The top U.S. commander in Afghanistan allegedly exchanged "flirtatious" e-mails with a woman who was supposedly being threatened by the CIA director's mistress, according to a Defense Department official.
Now, the commander, Marine Gen. John Allen, is being investigated by the Defense Department, the woman who traded flirty e-mails with Allen is asking for privacy, and the home of the former spy chief's lover has been searched by the FBI.
Confused? You're not alone.
These are the latest developments in the complicated and widening scandal that began with CIA Director David Petraeus and two women with military connections, and has now ensnared Allen.
It also threatens to bog down a newly re-elected President Barack Obama. His administration is preparing for critical fiscal negotiations with Congress, but instead finds itself facing questions about sex scandals and dealing with powerful lawmakers increasingly concerned about potential security risks and why they weren't told of the Petraeus affair sooner.
"Well, I certainly wouldn't call it welcome," White House spokesman Jay Carney said in facing a blizzard of questions about Petraeus and Allen at Tuesday's press briefing.
The FBI informed defense officials about the allegations involving Allen on Sunday, the Defense Department said, and Defense Secretary Leon Panetta referred the issue to the department's inspector general for investigation.
According to the Defense Department, Allen is under investigation for what one defense official referred to as "flirtatious" e-mail messages with Jill Kelley, the woman whose complaints about anonymous, harassing e-mails led to the discovery of Petraeus' affair with a woman later identified as his biographer, Paula Broadwell.
Petraeus, a retired four-star general and Allen's former military boss at the U.S. Central Command, or CENTCOM, resigned Friday from his post at the CIA after acknowledging the affair.
Although Obama continues to have faith in Allen's leadership, he nevertheless put the Marine Corps general's nomination to become NATO's supreme allied commander on hold pending the outcome of the investigation, Carney said.
Allen will retain his post as the commander of U.S. and allied forces in Afghanistan, pending Senate confirmation of a successor, according to the Defense Department. That vote is due Thursday, Senate officials said.
Allen has denied wrongdoing, a senior defense official said.
The investigation into Allen is in its early stages, but authorities are looking into some 20,000 to 30,000 pages of documents, a defense official told CNN. It is not clear how many of those include potentially inappropriate communications.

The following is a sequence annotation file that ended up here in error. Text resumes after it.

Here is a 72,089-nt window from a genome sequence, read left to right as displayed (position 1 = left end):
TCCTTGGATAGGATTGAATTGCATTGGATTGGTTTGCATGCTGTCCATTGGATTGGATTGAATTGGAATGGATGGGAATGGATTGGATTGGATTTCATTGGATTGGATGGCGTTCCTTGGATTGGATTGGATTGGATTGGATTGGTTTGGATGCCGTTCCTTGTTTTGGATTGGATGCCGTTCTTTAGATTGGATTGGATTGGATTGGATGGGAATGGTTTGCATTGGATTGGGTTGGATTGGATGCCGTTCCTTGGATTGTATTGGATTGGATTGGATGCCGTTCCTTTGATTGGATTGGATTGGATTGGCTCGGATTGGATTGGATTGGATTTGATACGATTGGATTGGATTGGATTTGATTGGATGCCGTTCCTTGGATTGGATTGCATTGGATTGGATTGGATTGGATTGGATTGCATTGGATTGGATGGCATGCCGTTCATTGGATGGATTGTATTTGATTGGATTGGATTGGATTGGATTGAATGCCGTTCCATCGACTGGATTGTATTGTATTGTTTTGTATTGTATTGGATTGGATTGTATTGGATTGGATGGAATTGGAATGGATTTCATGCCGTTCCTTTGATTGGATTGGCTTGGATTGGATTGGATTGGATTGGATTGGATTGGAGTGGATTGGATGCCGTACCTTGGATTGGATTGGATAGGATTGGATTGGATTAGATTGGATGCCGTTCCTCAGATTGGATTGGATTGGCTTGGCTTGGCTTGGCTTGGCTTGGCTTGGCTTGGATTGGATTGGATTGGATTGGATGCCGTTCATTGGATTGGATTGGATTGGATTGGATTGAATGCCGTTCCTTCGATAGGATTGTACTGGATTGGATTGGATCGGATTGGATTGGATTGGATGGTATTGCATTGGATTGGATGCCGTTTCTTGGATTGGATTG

A U.S. official told CNN on Tuesday that many of the documents could be innocuous, involving routine business that Allen and Kelley were both involved in at the U.S. Central Command.
"In his duties at CENTCOM, Gen. Allen conducted a lot of legitimate business. She (Kelley) did a lot of work with CENTCOM, including Wounded Warriors and such," the official said. "It could be that 29,900 of the documents are legitimate business, and the few remaining raise a few eyebrows."
The potentially inappropriate messages were "flirtatious" in nature, a defense official who has been authorized to speak on the matter told CNN.
Sources familiar with Kelley have said the relationship between the two was not sexual. One said their communications were not of a sexual nature, while another allowed that the e-mails were flirtatious.
That Allen is remaining in command in Afghanistan suggests that there is no criminal issue, another U.S. official told CNN. But the official said the Defense Department's inspector general, an agency watchdog, could still find evidence of criminal conduct.
While the nature of the relationship between Allen and Kelley, if any, is unclear, evidence of an affair could subject the general to military prosecution. Adultery is a violation of military law.
"I think he ought to stay on unless there is some reason put forward that he has done something wrong, and then I think the military leaders will decide then what the actions will be," Sen. Carl Levin, D-Michigan, chairman of the Senate Armed Services Committee, said when asked whether he thought Allen should step down from his Afghanistan job.
Widespread media reports have described Kelley as a liaison at MacDill Air Force Base in Tampa, Florida, where the U.S. Central Command is headquartered. Both Petraeus and Allen were previously stationed at the base. A Central Command spokesman said she is a volunteer with no official position.
Kelley has not responded publicly to the latest news.
On Monday, her brother, David Khawam, told CNN affiliate KYW-TV that she went to authorities because she was scared after receiving the e-mails. He described his sister as a dedicated mother and said it would be "completely uncharacteristic" for her to have an affair.
Both Allen and Petraeus appear to know Kelley's sister, Natalie Khawam. The men wrote letters in support of Khawam in a custody battle, court records show.
One of the sources familiar with Kelley said she first mentioned the alleged harassment in a casual conversation with an FBI agent she knew socially. She did not seek him out specifically for action on the matter, but was happy for the help, the source said. The source added that Kelley did not know at first that the e-mails led to Petraeus.